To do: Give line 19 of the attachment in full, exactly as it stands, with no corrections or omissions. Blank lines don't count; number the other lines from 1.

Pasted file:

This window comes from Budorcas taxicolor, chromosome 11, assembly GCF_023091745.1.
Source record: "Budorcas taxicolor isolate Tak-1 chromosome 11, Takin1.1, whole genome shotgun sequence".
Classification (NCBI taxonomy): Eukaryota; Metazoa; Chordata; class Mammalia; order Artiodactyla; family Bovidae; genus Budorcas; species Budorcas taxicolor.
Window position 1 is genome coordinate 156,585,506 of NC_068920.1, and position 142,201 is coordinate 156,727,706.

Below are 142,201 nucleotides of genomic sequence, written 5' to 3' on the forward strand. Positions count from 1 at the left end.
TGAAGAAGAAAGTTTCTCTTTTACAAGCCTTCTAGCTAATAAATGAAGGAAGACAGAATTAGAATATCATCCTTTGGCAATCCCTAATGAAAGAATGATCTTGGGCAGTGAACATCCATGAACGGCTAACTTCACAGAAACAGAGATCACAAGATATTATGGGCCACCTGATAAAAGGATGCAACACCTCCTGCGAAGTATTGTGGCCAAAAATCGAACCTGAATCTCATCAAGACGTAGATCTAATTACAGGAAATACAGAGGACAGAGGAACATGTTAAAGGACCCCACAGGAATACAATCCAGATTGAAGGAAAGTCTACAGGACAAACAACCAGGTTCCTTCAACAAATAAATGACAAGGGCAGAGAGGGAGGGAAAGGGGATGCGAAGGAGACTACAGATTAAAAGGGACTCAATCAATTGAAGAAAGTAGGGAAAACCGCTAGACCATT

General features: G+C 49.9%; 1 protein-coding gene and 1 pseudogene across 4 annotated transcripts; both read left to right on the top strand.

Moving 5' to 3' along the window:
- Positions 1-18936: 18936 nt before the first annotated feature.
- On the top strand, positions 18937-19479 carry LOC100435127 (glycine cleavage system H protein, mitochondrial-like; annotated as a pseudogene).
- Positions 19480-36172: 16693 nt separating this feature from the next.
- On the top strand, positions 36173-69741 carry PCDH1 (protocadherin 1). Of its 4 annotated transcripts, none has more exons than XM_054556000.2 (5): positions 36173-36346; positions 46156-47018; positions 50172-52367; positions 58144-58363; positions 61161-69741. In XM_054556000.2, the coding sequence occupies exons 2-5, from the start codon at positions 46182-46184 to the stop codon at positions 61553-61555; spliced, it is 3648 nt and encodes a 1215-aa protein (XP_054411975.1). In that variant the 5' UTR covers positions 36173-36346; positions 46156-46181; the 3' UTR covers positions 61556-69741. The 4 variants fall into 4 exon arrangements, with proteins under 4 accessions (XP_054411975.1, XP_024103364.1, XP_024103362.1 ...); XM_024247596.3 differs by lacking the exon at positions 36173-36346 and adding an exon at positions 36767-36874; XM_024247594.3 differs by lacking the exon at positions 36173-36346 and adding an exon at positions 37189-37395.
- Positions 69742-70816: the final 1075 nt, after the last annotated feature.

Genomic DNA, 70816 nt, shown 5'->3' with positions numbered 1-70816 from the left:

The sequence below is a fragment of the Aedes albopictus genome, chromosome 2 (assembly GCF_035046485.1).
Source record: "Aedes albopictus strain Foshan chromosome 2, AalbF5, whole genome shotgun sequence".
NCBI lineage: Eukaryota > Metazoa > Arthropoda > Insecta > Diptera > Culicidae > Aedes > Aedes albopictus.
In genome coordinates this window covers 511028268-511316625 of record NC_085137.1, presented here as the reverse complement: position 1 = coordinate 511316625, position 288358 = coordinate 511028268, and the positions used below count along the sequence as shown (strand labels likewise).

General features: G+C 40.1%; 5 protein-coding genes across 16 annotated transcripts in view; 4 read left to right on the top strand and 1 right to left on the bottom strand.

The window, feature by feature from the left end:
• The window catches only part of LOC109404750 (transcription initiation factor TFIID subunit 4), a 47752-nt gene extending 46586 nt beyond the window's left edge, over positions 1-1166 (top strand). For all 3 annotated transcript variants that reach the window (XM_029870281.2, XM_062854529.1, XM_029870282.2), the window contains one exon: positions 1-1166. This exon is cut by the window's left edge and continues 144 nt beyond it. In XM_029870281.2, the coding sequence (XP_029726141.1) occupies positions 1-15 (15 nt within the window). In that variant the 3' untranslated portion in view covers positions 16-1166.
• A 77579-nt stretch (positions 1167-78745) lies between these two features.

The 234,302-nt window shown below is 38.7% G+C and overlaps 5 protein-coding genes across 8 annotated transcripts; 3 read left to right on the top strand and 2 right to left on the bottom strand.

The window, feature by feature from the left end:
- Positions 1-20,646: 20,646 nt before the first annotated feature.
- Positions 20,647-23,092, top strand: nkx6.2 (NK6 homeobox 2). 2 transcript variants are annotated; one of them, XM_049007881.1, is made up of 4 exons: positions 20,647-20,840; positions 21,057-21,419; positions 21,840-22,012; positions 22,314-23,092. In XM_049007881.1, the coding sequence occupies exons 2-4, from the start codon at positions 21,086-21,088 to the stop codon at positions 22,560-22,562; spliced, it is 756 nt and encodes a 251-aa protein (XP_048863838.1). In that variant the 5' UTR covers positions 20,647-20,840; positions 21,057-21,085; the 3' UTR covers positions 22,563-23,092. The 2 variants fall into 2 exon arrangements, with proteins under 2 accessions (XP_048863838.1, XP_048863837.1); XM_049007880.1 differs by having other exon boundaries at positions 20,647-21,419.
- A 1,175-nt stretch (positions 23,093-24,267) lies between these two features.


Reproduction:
General features: G+C 40.1%; 5 protein-coding genes across 16 annotated transcripts in view; 4 read left to right on the top strand and 1 right to left on the bottom strand.